Functional Constipation - A Chinese Medicine Perspective
What Is Constipation
The definition of Constipation is for an individual to have three or fewer bowel movements in a week. The stool can be hard, dry and/or pellet like. Sometimes it is painful to pass and at time there may be blood.
Research has shown that when compared with medication, acupuncture was more effective and had fewer adverse effect in the treatment of constipation [1,2]. Acupuncture increased stool frequency, improved stool formation, alleviated constipation symptoms, and improved quality of life .
How Does Traditional Chinese Medicine (TCM) view Constipation
Functional constipation is a common clinical complaint. While this may not be the primary complaint patients present with, moving the bowels will often help in a patient’s overall treatment progress and improve their general health.
Essentially, one or more of the following can contribute to constipation:
- Inappropriate diet,
- Chronic dehydration,
- Lack of physical exercise/activity, and
- Excessive stress
- Overwork and childbirth
- Febrile disease
Chinese medicine asserts that a normal bowel movement should occur once or twice a day and be relatively easy to pass. The stool will ideally be formed in the shape of a banana without being too hard or dry and any smell should be mild. There should be no pain or burning when passing the stool and it should not contain any blood or mucous. At the end of the movement one should feel cleared and completely empty.
In traditional Chinese medicine (TCM), a disease has two aspects: disease entity/symptom and pattern/cause. Pattern is more important because it explains the aetiology of a disease entity, and the therapy will be chosen according to the pattern rather than disease: patients with the same disease entity (symptom) but different patterns will receive different therapy; vice versa, patients with similar patterns may receive similar therapy even if their diseases or clinical manifestations are different .
When looking at constipation, there are usually underlying TCM patterns. These can be summarised as follows:
- Chronic interior heat: — Heat in the Stomach and Large Intestine — Heat in the Liver
- Acute heat in febrile disease: — Acute Large Intestine- and Stomach-Fire
- Stagnation of Liver-Qi
- Qi deficiency
- Yang deficiency
- Blood deficiency
- Yin deficiency COLD
- Spleen- and Kidney-Yang deficiency with Cold
At Kurrajong Natural Medicine Centre our team of highly qualified and experience practitioners will identify the underlying issue and help you in regaining normal bowel health. Simply call (02) 4573 0784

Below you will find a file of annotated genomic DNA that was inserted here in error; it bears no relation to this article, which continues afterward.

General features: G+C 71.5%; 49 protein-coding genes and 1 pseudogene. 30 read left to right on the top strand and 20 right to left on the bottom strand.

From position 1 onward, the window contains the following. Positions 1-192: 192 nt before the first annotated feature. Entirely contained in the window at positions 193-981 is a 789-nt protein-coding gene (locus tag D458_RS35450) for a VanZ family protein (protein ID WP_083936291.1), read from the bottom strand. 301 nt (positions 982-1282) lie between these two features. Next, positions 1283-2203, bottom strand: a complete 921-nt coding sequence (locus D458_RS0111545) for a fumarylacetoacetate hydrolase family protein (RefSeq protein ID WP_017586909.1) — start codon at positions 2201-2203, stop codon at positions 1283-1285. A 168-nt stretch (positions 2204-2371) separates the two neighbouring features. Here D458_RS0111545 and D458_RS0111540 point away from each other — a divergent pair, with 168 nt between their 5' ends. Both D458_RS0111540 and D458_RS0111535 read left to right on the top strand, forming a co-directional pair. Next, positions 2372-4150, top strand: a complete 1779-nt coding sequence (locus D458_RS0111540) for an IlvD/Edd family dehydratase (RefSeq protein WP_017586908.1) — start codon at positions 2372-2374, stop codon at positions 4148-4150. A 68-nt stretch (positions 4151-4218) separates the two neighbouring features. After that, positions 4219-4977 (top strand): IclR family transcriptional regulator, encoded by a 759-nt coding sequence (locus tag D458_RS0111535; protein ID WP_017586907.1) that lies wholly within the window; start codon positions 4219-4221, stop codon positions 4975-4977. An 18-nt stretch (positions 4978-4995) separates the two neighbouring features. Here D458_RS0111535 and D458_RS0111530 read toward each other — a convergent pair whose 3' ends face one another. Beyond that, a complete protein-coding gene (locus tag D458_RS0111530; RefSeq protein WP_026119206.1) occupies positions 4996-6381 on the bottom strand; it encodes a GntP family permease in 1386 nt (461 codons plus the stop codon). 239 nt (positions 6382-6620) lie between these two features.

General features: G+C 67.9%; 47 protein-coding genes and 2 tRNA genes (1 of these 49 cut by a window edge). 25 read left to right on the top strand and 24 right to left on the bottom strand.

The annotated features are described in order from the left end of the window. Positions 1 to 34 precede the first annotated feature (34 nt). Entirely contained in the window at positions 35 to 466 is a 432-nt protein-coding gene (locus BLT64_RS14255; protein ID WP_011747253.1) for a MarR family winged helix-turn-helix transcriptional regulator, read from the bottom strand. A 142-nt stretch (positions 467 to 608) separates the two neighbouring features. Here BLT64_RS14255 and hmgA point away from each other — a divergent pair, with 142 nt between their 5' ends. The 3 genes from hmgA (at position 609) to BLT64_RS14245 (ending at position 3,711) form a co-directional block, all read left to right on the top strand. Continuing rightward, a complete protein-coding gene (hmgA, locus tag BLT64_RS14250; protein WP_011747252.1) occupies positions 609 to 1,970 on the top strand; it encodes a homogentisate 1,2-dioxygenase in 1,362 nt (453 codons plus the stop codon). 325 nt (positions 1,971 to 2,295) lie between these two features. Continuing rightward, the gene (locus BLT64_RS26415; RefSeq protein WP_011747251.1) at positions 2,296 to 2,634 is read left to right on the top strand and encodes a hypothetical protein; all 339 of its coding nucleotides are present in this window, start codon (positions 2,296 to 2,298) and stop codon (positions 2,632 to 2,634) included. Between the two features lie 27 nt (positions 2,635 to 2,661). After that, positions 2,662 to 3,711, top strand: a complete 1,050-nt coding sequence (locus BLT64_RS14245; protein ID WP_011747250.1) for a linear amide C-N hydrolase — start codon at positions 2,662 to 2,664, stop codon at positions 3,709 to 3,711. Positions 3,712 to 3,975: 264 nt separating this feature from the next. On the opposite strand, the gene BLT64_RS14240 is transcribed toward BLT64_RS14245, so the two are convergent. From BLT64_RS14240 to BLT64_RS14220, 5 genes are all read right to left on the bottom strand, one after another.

What You Can Do to Help Yourself
- Eating healthy, fresh, unprocessed foods. Avoid processed and fast-foods at all times.
- Eating three meals a day. Your body requires energy during the course of a day, thus eat a good, healthy breakfast (this should be a substantial amount of fresh food); the least amount of energy required by your body is at night, therefore eat the smallest meal at night.
- Physical activity/exercise daily e.g.: Yoga, Tai Qi or Qi Gong. Practicing any one of these or going to the gym, walking, swimming, etc. at least 4x a week for at least 30 min each time will improve movement of the intestines.
- Stress management using relaxation and/or meditation.
1. Bai, T., Song, C., Zheng, C., & Huang, G. (2016). Acupuncture for the treatment of functional constipation. Journal of traditional Chinese medicine = Chung i tsa chih ying wen pan, 36(5), 578–587. https://doi.org/10.1016/s0254-6272(16)30076-0
2. Lee, H. Y., Kwon, O. J., Kim, J. E., Kim, M., Kim, A. R., Park, H. J., Cho, J. H., Kim, J. H., & Choi, S. M. (2018). Efficacy and safety of acupuncture for functional constipation: a randomised, sham-controlled pilot trial. BMC complementary and alternative medicine, 18(1), 186. https://doi.org/10.1186/s12906-018-2243-4
3. Wang, L., Xu, M., Zheng, Q., Zhang, W., & Li, Y. (2020). The Effectiveness of Acupuncture in Management of Functional Constipation: A Systematic Review and Meta-Analysis. Evidence-based complementary and alternative medicine : eCAM, 2020, 6137450. https://doi.org/10.1155/2020/6137450
4. Shen, M., Cui, Y., Hu, M., & Xu, L. (2017). Quantifying traditional Chinese medicine patterns using modern test theory: an example of functional constipation. BMC complementary and alternative medicine, 17(1), 44. https://doi.org/10.1186/s12906-016-1518-x